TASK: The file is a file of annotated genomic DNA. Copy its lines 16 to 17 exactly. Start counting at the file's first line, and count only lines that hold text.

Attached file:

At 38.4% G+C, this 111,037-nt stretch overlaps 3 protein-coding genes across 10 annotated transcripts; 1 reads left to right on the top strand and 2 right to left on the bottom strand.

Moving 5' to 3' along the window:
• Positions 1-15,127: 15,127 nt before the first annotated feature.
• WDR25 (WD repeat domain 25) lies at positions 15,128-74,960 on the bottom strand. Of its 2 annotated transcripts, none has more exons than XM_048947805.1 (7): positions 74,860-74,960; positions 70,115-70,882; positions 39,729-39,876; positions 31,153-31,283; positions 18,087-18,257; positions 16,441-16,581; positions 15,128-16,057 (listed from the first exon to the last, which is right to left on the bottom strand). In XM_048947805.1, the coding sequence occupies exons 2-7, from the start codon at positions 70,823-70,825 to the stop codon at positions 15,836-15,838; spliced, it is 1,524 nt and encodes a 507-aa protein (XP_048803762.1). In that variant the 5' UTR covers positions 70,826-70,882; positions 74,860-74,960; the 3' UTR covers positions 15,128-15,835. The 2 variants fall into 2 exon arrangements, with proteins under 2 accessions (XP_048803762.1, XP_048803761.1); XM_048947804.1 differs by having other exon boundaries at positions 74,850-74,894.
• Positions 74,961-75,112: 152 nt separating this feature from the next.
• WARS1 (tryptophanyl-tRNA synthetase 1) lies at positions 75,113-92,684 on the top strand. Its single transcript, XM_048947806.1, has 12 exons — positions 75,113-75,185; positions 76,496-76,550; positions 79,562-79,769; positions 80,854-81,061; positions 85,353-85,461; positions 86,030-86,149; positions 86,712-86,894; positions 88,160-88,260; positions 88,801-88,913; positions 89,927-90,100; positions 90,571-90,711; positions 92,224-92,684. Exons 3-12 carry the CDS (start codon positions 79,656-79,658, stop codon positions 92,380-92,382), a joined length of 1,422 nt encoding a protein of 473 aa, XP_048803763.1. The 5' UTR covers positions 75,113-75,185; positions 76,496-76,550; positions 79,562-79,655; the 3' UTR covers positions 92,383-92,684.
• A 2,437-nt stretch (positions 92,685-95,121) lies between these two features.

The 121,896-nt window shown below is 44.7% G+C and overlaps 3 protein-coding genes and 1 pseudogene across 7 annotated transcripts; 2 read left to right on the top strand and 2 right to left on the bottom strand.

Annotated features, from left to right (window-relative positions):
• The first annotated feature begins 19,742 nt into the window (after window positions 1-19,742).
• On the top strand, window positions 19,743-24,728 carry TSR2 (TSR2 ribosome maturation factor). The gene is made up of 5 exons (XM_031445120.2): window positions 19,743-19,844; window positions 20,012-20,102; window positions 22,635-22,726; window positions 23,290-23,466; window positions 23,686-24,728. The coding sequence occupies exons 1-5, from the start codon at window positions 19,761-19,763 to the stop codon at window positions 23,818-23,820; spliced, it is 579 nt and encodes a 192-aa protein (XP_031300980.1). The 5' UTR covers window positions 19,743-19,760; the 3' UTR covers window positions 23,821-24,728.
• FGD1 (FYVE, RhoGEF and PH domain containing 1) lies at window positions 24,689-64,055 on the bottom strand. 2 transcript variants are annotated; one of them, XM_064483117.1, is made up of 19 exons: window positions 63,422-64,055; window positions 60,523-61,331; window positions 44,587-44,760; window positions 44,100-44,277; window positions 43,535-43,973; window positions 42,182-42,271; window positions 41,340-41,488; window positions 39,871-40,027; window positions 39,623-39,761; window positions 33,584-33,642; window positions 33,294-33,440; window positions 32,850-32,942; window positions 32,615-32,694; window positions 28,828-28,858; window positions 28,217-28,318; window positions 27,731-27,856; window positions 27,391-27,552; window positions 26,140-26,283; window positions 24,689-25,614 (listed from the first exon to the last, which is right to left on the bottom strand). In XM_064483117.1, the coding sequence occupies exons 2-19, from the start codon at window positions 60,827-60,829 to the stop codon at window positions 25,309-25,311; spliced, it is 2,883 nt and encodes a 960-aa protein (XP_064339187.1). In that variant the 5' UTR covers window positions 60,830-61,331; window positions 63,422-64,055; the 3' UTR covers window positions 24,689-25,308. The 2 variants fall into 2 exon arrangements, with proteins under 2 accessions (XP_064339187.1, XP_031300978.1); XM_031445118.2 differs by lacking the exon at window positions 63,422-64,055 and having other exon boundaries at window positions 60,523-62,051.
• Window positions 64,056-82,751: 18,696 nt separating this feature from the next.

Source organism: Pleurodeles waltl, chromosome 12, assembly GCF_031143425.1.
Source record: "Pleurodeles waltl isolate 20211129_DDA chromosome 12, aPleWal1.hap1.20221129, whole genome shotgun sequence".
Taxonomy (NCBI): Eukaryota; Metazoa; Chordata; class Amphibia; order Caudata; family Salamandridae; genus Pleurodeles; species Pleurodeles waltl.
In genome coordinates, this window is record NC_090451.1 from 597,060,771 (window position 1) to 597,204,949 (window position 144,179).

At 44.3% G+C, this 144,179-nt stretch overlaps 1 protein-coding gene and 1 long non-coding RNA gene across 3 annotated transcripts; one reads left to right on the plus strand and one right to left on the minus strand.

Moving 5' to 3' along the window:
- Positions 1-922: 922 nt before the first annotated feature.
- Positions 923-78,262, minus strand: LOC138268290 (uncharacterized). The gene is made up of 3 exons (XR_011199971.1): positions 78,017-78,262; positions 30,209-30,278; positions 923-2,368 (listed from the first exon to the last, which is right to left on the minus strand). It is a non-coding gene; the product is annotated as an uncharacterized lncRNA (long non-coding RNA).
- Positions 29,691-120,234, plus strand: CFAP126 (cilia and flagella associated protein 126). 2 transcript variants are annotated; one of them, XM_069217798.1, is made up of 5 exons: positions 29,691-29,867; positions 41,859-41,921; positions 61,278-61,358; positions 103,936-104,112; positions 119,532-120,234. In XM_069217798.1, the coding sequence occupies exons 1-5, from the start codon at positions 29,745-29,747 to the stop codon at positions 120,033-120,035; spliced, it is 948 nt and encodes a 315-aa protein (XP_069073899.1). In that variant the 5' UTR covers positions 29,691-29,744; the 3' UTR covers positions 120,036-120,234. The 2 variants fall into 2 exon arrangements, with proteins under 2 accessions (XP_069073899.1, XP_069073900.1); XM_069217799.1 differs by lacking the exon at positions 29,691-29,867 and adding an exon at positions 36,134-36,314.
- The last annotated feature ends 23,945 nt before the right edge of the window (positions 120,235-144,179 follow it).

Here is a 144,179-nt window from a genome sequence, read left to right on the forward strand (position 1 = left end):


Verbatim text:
Taxonomy (NCBI): Eukaryota; Metazoa; Chordata; class Amphibia; order Caudata; family Salamandridae; genus Pleurodeles; species Pleurodeles waltl.
In genome coordinates, this window is record NC_090451.1 from 597,060,771 (window position 1) to 597,204,949 (window position 144,179).